Knovember 2021 is Almost Here
Get your ticket to the CAM Conference now!
Starting Nov 2, join us for 3 keynote speakers; 17 live sessions; 16 on-demand sessions available for the whole month; a full day Equity in Health Care Symposium; Networking, games and more.
Only $100 for Members!
Midwifery Students – ONLY $25!
Dr. James Makokis is our Opening Keynote Speaker!
Dr. James Makokis leads one of North America’s most progressive family medical clinics serving both LGBTQ2+ and First Nation peoples from all over Canada. He is a proud Cree, Two-Spirit doctor from Saddle Lake First Nation in Northern, AB. Known as one of Canada’s most progressive doctors and experts on numerous topics, he is on a mission to serve marginalized populations and to change the outcomes for Indigenous and LGBTQ2+ peoples.
Join Dr. James Makokis as the Opening Keynote Speaker, November 2, 12:30pm-1:30pm, ET
Presented in partnership with the National Aboriginal Council of Midwives (NACM)
Discover the full line up for this year’s Knovember Conference!
Join us for loads of live sessions and on-demand content, networking opportunities, casual socializing, and prizes.
- 3 inspiring keynote speakers, including Dr. James Makokis
- 17 live sessions – everything will be recorded and available for the entire month
- 16 on-demand sessions ready for you whenever you like
- 1 full-day Equity in Health Care Symposium, Nov 5
- Fitness breaks throughout
- Fun evening social on Tuesday, Nov 2
- Extensive networking opportunities, including the lively Exhibit Hall
- Games and prizes!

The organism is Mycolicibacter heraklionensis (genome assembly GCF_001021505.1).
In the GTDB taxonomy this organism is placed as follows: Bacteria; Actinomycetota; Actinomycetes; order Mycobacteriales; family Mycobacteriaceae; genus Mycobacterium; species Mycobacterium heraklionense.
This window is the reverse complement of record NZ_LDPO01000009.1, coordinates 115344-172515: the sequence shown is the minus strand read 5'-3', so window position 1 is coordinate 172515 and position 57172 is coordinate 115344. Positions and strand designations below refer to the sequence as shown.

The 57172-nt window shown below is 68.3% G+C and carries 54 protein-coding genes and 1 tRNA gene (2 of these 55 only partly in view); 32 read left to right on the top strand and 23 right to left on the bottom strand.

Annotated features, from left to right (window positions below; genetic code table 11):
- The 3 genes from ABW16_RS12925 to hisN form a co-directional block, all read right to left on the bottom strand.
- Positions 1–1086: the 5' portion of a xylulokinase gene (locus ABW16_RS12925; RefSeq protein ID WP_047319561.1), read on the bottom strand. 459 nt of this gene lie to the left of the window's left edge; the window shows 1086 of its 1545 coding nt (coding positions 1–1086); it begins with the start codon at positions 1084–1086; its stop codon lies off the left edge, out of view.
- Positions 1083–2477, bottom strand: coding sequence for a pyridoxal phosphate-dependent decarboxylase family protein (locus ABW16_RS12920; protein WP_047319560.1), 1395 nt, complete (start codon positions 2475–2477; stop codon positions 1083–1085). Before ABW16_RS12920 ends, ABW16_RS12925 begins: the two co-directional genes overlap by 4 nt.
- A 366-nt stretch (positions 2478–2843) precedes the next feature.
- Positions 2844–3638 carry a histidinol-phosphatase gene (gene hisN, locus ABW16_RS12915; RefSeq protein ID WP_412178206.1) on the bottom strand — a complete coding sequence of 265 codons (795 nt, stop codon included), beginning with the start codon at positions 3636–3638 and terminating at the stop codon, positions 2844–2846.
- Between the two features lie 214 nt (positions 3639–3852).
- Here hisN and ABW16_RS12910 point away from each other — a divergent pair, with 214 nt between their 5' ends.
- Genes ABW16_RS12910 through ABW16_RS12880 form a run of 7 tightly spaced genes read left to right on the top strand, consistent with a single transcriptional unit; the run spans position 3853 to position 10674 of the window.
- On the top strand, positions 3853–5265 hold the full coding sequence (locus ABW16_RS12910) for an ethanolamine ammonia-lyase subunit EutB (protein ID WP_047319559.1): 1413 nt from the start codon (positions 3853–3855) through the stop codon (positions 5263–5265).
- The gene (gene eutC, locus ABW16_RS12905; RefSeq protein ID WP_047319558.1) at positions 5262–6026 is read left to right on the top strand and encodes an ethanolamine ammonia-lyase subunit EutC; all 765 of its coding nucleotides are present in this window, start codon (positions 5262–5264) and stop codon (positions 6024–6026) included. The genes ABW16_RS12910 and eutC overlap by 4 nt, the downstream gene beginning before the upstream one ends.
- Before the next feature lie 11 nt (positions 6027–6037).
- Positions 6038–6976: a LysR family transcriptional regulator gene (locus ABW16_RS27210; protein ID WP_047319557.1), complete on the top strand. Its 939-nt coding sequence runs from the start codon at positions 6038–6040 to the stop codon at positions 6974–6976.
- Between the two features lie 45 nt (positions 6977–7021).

A message from CAM President
September 30th, Orange Shirt Day, has been declared the National Day for Truth and Reconciliation by the federal government. This is a time to honour survivors, their families, communities, and ensure that public commemoration of the history and legacy of residential schools remains a vital component of the reconciliation process. Read more >
The discovery of a mass grave of 215 Indigenous children at the site of the former Kamloops Residential School is a sobering discovery which confirms what Indigenous communities have long known. While we collectively grieve, this news effects our Indigenous colleagues at the National Aboriginal Council of Midwives in profound ways. This news takes an enormous toll on the hearts and energy of our Indigenous midwife colleagues, as they work continuously to care for their communities whilst grieving with their families and communities.
A new report from the Canadian Association of Midwives and the National Aboriginal Council of Midwives highlights that most midwives and midwifery students who responded to the Knowledge Assessment Survey on Family Violence work with people who are vulnerable to family violence. However, they are more likely to work with people vulnerable to intimate partner violence compared to child maltreatment.
- How practicing midwives describe their roles in mitigating family violence
- Best practices and challenges in recognizing and responding to family violence
- Systemic barriers to addressing family violence
- Gaps in knowledge, skills and resources
CAM, NACM, CAM Ed, CMRC, and SMAC have issued a joint statement on the closure of the Laurentian University Midwifery program.
On January 27 & 28 2021, the Canadian Association of Midwives (CAM) was honoured to participate, along with the National Aboriginal Council of Midwives (NACM), at the Federal government’s dialogue to advance a national action plan to eliminate anti-Indigenous racism in Canadian healthcare. This dialogue follows the tragic death of Joyce Echaquan. Joyce, and so many other Indigenous people, regularly face deadly and demeaning racism when seeking care. Read more >